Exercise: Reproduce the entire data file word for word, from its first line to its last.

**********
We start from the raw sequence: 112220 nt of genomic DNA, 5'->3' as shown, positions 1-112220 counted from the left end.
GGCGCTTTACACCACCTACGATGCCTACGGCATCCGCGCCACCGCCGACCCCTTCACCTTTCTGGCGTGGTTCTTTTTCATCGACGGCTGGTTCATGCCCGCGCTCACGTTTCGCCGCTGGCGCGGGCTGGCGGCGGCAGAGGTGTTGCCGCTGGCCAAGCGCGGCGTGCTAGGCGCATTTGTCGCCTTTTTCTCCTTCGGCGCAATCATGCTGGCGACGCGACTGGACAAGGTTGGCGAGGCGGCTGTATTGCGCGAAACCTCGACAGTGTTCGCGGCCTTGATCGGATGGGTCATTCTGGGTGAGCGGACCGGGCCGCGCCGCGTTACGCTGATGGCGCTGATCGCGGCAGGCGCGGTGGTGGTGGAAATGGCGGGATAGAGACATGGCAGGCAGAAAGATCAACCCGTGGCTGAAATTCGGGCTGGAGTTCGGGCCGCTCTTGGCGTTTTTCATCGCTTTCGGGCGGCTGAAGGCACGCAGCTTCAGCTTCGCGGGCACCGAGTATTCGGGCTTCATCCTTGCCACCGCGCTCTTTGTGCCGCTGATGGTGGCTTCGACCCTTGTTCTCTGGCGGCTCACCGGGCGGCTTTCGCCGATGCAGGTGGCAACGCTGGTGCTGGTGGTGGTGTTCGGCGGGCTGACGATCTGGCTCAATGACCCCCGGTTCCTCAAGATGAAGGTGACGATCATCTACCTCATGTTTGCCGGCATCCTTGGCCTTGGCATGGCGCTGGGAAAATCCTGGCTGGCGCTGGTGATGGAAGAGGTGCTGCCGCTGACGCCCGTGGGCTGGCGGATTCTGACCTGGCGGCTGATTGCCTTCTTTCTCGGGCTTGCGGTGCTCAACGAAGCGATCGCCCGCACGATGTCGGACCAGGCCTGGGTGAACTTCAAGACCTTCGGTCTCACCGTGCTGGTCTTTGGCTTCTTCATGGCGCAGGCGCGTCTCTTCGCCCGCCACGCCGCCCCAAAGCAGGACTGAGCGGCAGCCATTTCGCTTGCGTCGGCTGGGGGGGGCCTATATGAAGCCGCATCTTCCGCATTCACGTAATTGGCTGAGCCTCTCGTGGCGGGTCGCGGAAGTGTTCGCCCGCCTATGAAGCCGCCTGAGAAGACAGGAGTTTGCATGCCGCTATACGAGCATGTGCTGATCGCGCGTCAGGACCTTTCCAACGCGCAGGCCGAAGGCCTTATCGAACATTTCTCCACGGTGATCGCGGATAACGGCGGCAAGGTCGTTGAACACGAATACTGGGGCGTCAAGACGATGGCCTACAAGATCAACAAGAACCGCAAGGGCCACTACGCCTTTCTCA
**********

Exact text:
We start from the raw sequence: 112220 nt of genomic DNA, 5'->3' as shown, positions 1-112220 counted from the left end.
GGCGCTTTACACCACCTACGATGCCTACGGCATCCGCGCCACCGCCGACCCCTTCACCTTTCTGGCGTGGTTCTTTTTCATCGACGGCTGGTTCATGCCCGCGCTCACGTTTCGCCGCTGGCGCGGGCTGGCGGCGGCAGAGGTGTTGCCGCTGGCCAAGCGCGGCGTGCTAGGCGCATTTGTCGCCTTTTTCTCCTTCGGCGCAATCATGCTGGCGACGCGACTGGACAAGGTTGGCGAGGCGGCTGTATTGCGCGAAACCTCGACAGTGTTCGCGGCCTTGATCGGATGGGTCATTCTGGGTGAGCGGACCGGGCCGCGCCGCGTTACGCTGATGGCGCTGATCGCGGCAGGCGCGGTGGTGGTGGAAATGGCGGGATAGAGACATGGCAGGCAGAAAGATCAACCCGTGGCTGAAATTCGGGCTGGAGTTCGGGCCGCTCTTGGCGTTTTTCATCGCTTTCGGGCGGCTGAAGGCACGCAGCTTCAGCTTCGCGGGCACCGAGTATTCGGGCTTCATCCTTGCCACCGCGCTCTTTGTGCCGCTGATGGTGGCTTCGACCCTTGTTCTCTGGCGGCTCACCGGGCGGCTTTCGCCGATGCAGGTGGCAACGCTGGTGCTGGTGGTGGTGTTCGGCGGGCTGACGATCTGGCTCAATGACCCCCGGTTCCTCAAGATGAAGGTGACGATCATCTACCTCATGTTTGCCGGCATCCTTGGCCTTGGCATGGCGCTGGGAAAATCCTGGCTGGCGCTGGTGATGGAAGAGGTGCTGCCGCTGACGCCCGTGGGCTGGCGGATTCTGACCTGGCGGCTGATTGCCTTCTTTCTCGGGCTTGCGGTGCTCAACGAAGCGATCGCCCGCACGATGTCGGACCAGGCCTGGGTGAACTTCAAGACCTTCGGTCTCACCGTGCTGGTCTTTGGCTTCTTCATGGCGCAGGCGCGTCTCTTCGCCCGCCACGCCGCCCCAAAGCAGGACTGAGCGGCAGCCATTTCGCTTGCGTCGGCTGGGGGGGGCCTATATGAAGCCGCATCTTCCGCATTCACGTAATTGGCTGAGCCTCTCGTGGCGGGTCGCGGAAGTGTTCGCCCGCCTATGAAGCCGCCTGAGAAGACAGGAGTTTGCATGCCGCTATACGAGCATGTGCTGATCGCGCGTCAGGACCTTTCCAACGCGCAGGCCGAAGGCCTTATCGAACATTTCTCCACGGTGATCGCGGATAACGGCGGCAAGGTCGTTGAACACGAATACTGGGGCGTCAAGACGATGGCCTACAAGATCAACAAGAACCGCAAGGGCCACTACGCCTTTCTCA